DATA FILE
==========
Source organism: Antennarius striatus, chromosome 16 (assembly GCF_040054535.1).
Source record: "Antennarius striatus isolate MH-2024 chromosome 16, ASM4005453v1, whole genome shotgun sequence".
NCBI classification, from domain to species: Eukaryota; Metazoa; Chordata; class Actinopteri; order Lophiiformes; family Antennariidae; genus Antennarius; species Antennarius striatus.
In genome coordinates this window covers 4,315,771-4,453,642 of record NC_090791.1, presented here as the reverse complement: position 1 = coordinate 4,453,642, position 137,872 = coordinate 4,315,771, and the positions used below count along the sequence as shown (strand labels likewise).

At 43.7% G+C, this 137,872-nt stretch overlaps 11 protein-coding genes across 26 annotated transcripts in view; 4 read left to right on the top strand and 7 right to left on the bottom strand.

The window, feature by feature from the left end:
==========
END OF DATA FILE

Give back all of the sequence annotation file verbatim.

Source organism: Antennarius striatus, chromosome 16 (assembly GCF_040054535.1).
Source record: "Antennarius striatus isolate MH-2024 chromosome 16, ASM4005453v1, whole genome shotgun sequence".
NCBI classification, from domain to species: Eukaryota; Metazoa; Chordata; class Actinopteri; order Lophiiformes; family Antennariidae; genus Antennarius; species Antennarius striatus.
In genome coordinates this window covers 4,315,771-4,453,642 of record NC_090791.1, presented here as the reverse complement: position 1 = coordinate 4,453,642, position 137,872 = coordinate 4,315,771, and the positions used below count along the sequence as shown (strand labels likewise).

At 43.7% G+C, this 137,872-nt stretch overlaps 11 protein-coding genes across 26 annotated transcripts in view; 4 read left to right on the top strand and 7 right to left on the bottom strand.

The window, feature by feature from the left end: